Q&A: Dow's Renato Ramos on how water tech can support Latin America
Renato Ramos, commercial director for Latin America at Dow Water & Process Solutions explains how intelligent use of water technology can support prosperity in Latin America
Q. Which Latin American countries is Dow Water & Process Solutions active in?
A. “Dow is present in Brazil, Colombia, Mexico and Argentina, where we have plants and local offices, and our technologies are used in projects across all the countries in Latin America region.”
Q. What are some of your bigger projects in Brazil?
A. “In Brazil, we have three emblematic cases. The first is the recently inaugurated water treatment plant – or estação de tratamento de água (ETA) – of Brasília (DF), capital city of Brazil. Ultrafiltration (UF) is an excellent alternative to municipal water treatment systems, and there are practical examples that demonstrate results. This is the case of Brasília (DF), which last September began capturing water from Lake Paranoá, a resource located inside the city that had never been used as a source of supply, and offers a contribution to solving the water crisis. The UF station was built in five months and has potable water production capacity of 60,480 m3/d.
“The second is the ETA of the city of Bertioga, on the coast of the state of São Paulo. The municipality of Bertioga also uses Dow UF. The São Lourenço treatment plant has modules that operate with a production capacity of 2,160 m3/d of water, benefiting 10,000 inhabitants with high quality drinking water.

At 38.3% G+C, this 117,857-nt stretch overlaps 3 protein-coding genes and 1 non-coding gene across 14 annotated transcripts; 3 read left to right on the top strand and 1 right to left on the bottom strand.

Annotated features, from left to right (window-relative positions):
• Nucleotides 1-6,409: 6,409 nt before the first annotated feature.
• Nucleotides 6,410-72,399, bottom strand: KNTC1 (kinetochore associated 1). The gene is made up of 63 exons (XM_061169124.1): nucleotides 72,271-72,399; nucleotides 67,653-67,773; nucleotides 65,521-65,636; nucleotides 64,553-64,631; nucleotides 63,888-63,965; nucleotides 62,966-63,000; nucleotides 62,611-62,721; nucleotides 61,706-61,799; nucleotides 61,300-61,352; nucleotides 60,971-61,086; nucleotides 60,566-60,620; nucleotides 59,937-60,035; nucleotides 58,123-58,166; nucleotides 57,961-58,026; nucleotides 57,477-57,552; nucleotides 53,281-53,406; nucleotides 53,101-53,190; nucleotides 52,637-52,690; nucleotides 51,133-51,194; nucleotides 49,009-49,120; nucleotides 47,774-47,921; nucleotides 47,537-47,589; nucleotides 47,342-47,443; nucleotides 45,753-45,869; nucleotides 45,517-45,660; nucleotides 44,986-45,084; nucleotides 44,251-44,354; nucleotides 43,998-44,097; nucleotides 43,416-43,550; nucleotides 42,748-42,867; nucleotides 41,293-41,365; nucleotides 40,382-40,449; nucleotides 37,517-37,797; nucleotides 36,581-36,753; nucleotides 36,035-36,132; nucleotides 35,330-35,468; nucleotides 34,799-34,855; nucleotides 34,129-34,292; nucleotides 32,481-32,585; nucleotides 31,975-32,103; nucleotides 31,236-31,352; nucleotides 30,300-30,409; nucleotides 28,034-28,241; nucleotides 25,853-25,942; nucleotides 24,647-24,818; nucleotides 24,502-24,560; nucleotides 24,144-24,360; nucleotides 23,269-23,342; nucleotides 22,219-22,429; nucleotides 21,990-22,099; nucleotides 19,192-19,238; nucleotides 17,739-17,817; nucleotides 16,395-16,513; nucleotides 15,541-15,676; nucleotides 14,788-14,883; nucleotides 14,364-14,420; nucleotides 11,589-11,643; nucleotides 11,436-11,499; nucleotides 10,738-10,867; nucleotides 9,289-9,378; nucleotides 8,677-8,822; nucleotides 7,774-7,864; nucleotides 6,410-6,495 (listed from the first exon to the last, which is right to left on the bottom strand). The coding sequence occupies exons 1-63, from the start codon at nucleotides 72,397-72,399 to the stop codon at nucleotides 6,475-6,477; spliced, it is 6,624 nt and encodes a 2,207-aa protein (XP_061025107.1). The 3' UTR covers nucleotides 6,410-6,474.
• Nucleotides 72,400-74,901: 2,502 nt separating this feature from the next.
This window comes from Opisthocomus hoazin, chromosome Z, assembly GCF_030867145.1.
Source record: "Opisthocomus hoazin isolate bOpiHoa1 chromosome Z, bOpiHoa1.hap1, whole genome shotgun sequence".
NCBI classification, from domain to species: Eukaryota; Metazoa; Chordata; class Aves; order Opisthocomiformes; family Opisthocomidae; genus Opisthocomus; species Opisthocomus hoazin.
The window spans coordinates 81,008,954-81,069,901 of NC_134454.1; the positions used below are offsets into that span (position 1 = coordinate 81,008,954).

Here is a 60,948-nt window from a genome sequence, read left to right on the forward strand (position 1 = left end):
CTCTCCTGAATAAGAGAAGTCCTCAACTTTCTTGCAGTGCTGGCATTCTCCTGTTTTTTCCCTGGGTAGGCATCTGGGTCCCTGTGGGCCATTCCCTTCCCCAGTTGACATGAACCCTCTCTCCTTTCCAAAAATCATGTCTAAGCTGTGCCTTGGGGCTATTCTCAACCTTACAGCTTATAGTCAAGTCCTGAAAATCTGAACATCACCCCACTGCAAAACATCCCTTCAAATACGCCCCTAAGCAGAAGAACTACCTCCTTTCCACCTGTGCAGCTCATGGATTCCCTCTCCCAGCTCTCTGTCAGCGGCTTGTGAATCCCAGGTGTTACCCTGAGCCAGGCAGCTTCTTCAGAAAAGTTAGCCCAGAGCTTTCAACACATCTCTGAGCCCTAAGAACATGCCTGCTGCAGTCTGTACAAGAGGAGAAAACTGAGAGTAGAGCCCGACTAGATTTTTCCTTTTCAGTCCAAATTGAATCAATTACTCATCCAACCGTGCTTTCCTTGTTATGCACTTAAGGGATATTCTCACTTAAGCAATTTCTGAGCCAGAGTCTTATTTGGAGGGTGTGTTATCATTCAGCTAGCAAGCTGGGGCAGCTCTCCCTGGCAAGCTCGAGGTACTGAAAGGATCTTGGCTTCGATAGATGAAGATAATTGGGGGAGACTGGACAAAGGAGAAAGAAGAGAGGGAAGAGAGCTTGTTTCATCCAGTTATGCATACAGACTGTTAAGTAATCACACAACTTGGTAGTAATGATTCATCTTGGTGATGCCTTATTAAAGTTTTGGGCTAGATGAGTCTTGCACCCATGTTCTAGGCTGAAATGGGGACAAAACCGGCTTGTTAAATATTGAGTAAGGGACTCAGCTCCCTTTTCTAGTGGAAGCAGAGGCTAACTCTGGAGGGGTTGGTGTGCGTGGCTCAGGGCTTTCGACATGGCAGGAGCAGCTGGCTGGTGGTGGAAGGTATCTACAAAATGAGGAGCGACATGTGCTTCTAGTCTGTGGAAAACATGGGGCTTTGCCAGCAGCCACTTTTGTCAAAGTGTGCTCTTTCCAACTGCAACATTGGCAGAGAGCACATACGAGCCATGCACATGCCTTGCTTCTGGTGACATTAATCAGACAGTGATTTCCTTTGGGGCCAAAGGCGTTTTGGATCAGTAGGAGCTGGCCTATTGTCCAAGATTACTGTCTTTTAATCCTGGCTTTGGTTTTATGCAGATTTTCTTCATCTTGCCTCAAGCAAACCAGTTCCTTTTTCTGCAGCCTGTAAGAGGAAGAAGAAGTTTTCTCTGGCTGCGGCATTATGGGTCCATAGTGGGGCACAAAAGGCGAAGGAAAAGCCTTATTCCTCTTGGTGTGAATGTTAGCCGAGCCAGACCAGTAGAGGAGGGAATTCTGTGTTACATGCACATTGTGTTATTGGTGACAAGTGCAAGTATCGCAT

“Thirdly, Aquapolo, which provides reuse water to the petrochemical hub in the ABC greater region of São Paulo city. The plant employs more than 800 Dow reverse osmosis (RO) membranes, a system that has improved the quality of treated water by 40 per cent compared to the previous solution, generating savings of 30 per cent in energy expenditure. The technology is suitable for removal of mineral salts up to 99.7 per cent purity, and is highly effective for industries that want very pure water for their processes.”
Q. Which technologies are you exhibiting at IDA World Congress 2017 in São Paulo, and why?
A. “RO and UF. We want to disseminate knowledge about desalination and reuse in Brazil and the wider Latin America region, and in relation to the global challenge of water scarcity.
“RO is commonly used in water purification for drinking purposes, and industrial processes. In industry, applications include sites with energy cogeneration, as well as steel mills, sugar and alcohol plants, petrochemicals, textiles, food processing, and pulp and paper. UF has proven positive results compared to conventional water treatment plants, having low energy consumption of about 0.08 kWh to produce a cube of water, and reducing the use of chemicals, such as coagulants, by up to 10 times compared to a conventional water treatment plant.
“We believe it is extremely important to manage water better, through viable technologies, for the survival of the planet.”
Q. What is the opportunity for desalination and water reuse in Latin America over the next five to 10 years?
A. “There is demand in Latin America, and the market needs to feel comfortable that it can make use of the alternatives. There is no doubt about the efficiency of the technologies. There has been a first impression that costs are high, but this is changing as people begin to compare the alternatives. Additionally, adoption in other parts of the world has helped to reduce costs and energy prices significantly.
“A few barriers on regulation and business models remain. These need to be navigated correctly, giving comfort to consumers, and guarantees and motivation to producers. Once we have this properly settled, we will see Latin America taking an important role in the global desalination and water reuse market.”